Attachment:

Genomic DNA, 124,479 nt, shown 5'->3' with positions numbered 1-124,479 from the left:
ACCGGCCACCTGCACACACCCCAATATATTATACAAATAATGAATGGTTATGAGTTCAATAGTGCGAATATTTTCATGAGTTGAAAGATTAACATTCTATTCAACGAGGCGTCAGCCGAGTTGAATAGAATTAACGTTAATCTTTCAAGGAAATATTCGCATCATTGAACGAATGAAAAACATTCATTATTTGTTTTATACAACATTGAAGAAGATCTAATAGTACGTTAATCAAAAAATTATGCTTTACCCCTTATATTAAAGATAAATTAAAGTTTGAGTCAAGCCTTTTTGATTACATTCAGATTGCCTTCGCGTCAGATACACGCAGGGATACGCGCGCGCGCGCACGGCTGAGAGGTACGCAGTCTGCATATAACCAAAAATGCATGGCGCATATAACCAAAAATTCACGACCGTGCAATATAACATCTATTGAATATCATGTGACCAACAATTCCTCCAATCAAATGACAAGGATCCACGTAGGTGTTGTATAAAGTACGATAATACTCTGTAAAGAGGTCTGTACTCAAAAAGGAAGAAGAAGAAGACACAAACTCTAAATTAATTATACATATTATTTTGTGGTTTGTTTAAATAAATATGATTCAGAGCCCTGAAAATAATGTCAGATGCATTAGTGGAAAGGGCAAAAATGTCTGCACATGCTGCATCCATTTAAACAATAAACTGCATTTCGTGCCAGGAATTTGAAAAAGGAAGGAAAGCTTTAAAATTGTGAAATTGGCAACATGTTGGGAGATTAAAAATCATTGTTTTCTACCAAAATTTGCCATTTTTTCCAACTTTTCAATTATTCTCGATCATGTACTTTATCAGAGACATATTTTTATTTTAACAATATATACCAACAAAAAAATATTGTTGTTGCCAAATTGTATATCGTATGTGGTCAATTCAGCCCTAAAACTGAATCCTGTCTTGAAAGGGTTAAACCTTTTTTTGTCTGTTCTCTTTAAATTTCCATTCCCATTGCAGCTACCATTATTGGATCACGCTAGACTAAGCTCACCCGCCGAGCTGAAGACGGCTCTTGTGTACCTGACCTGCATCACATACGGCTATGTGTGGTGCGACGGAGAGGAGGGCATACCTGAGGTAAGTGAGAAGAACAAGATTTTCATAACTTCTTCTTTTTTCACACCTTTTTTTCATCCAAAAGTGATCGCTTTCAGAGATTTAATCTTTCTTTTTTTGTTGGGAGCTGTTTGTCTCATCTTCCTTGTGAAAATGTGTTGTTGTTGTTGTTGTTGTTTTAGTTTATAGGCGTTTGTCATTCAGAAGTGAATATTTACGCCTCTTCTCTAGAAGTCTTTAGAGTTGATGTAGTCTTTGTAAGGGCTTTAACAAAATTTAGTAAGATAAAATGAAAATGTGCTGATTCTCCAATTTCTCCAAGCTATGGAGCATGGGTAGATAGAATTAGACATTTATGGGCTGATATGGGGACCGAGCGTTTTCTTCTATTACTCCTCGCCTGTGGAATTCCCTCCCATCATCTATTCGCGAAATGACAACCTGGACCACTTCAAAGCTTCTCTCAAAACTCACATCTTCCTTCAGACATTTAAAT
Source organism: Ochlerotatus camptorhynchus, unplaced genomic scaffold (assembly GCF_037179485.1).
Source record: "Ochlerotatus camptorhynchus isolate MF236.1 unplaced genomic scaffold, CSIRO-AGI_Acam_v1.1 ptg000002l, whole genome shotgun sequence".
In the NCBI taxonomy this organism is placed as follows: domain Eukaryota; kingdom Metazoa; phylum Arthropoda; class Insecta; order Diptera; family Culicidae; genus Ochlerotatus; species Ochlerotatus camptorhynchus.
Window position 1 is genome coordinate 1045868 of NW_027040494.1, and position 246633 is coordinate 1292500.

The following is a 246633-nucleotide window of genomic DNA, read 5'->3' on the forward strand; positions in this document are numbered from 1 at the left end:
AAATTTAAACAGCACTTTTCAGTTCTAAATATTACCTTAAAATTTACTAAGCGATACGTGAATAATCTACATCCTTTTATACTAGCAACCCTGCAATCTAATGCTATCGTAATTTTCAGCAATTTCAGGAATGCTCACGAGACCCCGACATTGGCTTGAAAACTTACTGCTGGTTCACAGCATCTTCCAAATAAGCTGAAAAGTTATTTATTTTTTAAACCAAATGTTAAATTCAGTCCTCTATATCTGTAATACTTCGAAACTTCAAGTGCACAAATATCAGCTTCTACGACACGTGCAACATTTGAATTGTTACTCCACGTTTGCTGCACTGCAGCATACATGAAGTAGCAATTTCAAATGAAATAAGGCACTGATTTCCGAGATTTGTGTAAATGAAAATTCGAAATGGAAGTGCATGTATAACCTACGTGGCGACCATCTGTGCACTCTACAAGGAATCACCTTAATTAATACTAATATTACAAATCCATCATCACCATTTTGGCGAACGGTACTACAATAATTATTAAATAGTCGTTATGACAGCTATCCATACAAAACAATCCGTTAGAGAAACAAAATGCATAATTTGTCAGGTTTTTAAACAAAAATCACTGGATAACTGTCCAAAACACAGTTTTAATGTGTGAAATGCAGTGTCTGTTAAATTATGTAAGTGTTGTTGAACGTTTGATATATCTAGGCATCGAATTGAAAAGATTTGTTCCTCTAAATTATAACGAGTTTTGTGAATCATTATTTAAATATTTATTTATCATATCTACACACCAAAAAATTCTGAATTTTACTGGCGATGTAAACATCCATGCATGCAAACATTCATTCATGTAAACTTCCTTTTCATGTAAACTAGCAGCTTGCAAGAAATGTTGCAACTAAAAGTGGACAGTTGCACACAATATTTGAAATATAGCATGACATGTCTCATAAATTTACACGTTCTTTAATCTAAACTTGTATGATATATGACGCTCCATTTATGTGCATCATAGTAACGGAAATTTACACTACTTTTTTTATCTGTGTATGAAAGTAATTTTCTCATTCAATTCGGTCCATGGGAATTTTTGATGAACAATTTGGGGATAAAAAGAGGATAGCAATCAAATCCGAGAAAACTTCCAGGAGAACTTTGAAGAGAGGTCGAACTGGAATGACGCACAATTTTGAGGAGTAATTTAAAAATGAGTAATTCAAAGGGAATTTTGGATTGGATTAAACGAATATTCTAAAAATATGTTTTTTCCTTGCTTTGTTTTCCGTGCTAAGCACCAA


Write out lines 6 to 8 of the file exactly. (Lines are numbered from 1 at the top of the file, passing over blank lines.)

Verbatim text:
Window position 1 is genome coordinate 1045868 of NW_027040494.1, and position 246633 is coordinate 1292500.

The following is a 246633-nucleotide window of genomic DNA, read 5'->3' on the forward strand; positions in this document are numbered from 1 at the left end:
AAATTTAAACAGCACTTTTCAGTTCTAAATATTACCTTAAAATTTACTAAGCGATACGTGAATAATCTACATCCTTTTATACTAGCAACCCTGCAATCTAATGCTATCGTAATTTTCAGCAATTTCAGGAATGCTCACGAGACCCCGACATTGGCTTGAAAACTTACTGCTGGTTCACAGCATCTTCCAAATAAGCTGAAAAGTTATTTATTTTTTAAACCAAATGTTAAATTCAGTCCTCTATATCTGTAATACTTCGAAACTTCAAGTGCACAAATATCAGCTTCTACGACACGTGCAACATTTGAATTGTTACTCCACGTTTGCTGCACTGCAGCATACATGAAGTAGCAATTTCAAATGAAATAAGGCACTGATTTCCGAGATTTGTGTAAATGAAAATTCGAAATGGAAGTGCATGTATAACCTACGTGGCGACCATCTGTGCACTCTACAAGGAATCACCTTAATTAATACTAATATTACAAATCCATCATCACCATTTTGGCGAACGGTACTACAATAATTATTAAATAGTCGTTATGACAGCTATCCATACAAAACAATCCGTTAGAGAAACAAAATGCATAATTTGTCAGGTTTTTAAACAAAAATCACTGGATAACTGTCCAAAACACAGTTTTAATGTGTGAAATGCAGTGTCTGTTAAATTATGTAAGTGTTGTTGAACGTTTGATATATCTAGGCATCGAATTGAAAAGATTTGTTCCTCTAAATTATAACGAGTTTTGTGAATCATTATTTAAATATTTATTTATCATATCTACACACCAAAAAATTCTGAATTTTACTGGCGATGTAAACATCCATGCATGCAAACATTCATTCATGTAAACTTCCTTTTCATGTAAACTAGCAGCTTGCAAGAAATGTTGCAACTAAAAGTGGACAGTTGCACACAATATTTGAAATATAGCATGACATGTCTCATAAATTTACACGTTCTTTAATCTAAACTTGTATGATATATGACGCTCCATTTATGTGCATCATAGTAACGGAAATTTACACTACTTTTTTTATCTGTGTATGAAAGTAATTTTCTCATTCAATTCGGTCCATGGGAATTTTTGATGAACAATTTGGGGATAAAAAGAGGATAGCAATCAAATCCGAGAAAACTTCCAGGAGAACTTTGAAGAGAGGTCGAACTGGAATGACGCACAATTTTGAGGAGTAATTTAAAAATGAGTAATTCAAAGGGAATTTTGGATTGGATTAAACGAATATTCTAAAAATATGTTTTTTCCTTGCTTTGTTTTCCGTGCTAAGCACCAA